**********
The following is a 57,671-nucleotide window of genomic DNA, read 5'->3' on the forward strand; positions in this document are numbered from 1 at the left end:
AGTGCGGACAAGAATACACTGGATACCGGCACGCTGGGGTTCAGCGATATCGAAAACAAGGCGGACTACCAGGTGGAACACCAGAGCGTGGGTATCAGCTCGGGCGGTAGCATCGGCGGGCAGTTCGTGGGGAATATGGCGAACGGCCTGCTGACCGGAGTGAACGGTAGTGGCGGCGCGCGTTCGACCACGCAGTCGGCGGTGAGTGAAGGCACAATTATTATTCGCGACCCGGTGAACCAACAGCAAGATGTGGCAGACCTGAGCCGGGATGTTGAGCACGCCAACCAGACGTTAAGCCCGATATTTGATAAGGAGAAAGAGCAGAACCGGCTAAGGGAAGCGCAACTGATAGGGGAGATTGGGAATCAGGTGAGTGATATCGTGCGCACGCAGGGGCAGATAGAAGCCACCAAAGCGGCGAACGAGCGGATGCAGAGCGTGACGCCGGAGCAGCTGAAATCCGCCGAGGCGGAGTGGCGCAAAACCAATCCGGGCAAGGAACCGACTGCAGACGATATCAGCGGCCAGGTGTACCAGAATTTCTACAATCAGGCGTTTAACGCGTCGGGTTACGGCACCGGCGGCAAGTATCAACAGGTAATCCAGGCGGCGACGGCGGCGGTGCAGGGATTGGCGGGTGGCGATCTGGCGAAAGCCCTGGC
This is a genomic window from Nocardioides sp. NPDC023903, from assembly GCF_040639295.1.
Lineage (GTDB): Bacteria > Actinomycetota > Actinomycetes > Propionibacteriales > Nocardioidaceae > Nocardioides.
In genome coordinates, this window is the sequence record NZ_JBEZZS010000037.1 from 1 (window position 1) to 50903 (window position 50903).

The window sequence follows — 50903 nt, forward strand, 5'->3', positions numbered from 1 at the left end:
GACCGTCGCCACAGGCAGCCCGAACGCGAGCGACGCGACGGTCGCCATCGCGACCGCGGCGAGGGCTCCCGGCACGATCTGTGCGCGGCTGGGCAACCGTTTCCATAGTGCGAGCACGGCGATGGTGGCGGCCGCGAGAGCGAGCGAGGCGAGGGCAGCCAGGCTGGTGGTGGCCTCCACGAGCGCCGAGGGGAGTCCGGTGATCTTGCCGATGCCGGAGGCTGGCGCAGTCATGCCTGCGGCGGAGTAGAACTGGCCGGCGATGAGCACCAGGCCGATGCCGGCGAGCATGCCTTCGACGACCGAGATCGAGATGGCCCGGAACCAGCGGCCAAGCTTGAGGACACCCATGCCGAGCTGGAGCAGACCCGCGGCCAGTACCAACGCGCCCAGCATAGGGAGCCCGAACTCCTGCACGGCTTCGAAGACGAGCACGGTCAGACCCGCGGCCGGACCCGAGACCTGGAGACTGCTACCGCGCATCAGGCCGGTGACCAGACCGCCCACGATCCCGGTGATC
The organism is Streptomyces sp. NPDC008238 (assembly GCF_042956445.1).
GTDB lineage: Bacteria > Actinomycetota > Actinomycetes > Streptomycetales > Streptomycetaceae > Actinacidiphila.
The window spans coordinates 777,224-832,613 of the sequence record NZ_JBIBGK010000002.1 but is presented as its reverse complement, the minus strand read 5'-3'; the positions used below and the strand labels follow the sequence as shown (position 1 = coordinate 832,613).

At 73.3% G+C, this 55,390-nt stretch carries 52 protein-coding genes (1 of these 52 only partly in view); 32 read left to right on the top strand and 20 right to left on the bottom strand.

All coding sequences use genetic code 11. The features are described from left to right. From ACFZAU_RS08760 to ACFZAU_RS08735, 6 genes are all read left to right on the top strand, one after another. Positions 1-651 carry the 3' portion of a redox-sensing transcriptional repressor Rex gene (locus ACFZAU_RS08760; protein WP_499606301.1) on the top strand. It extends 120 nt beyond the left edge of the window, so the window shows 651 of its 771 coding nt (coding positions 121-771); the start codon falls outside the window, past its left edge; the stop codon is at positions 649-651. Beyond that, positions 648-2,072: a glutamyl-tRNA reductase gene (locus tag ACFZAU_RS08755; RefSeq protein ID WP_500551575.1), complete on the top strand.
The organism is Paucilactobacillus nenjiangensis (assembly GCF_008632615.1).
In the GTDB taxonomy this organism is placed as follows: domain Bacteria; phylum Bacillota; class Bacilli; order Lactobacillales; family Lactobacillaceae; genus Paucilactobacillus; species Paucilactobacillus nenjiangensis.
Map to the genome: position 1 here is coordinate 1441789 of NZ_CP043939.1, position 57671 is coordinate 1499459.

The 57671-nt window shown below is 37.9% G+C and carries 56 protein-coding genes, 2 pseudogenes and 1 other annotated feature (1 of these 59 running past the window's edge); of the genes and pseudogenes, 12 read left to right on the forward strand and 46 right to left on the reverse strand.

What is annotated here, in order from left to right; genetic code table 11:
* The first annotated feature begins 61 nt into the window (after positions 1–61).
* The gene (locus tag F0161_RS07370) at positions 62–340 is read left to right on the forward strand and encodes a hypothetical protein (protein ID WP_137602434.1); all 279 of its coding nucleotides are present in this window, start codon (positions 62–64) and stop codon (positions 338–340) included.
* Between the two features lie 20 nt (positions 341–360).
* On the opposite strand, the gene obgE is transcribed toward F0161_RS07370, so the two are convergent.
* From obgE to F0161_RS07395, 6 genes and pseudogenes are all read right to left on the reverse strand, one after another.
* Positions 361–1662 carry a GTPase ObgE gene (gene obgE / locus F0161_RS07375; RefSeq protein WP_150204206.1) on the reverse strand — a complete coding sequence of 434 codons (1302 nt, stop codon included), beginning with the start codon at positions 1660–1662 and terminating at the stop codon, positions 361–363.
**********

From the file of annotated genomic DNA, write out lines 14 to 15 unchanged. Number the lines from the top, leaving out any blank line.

In the GTDB taxonomy this organism is placed as follows: domain Bacteria; phylum Bacillota; class Bacilli; order Lactobacillales; family Lactobacillaceae; genus Paucilactobacillus; species Paucilactobacillus nenjiangensis.
Map to the genome: position 1 here is coordinate 1441789 of NZ_CP043939.1, position 57671 is coordinate 1499459.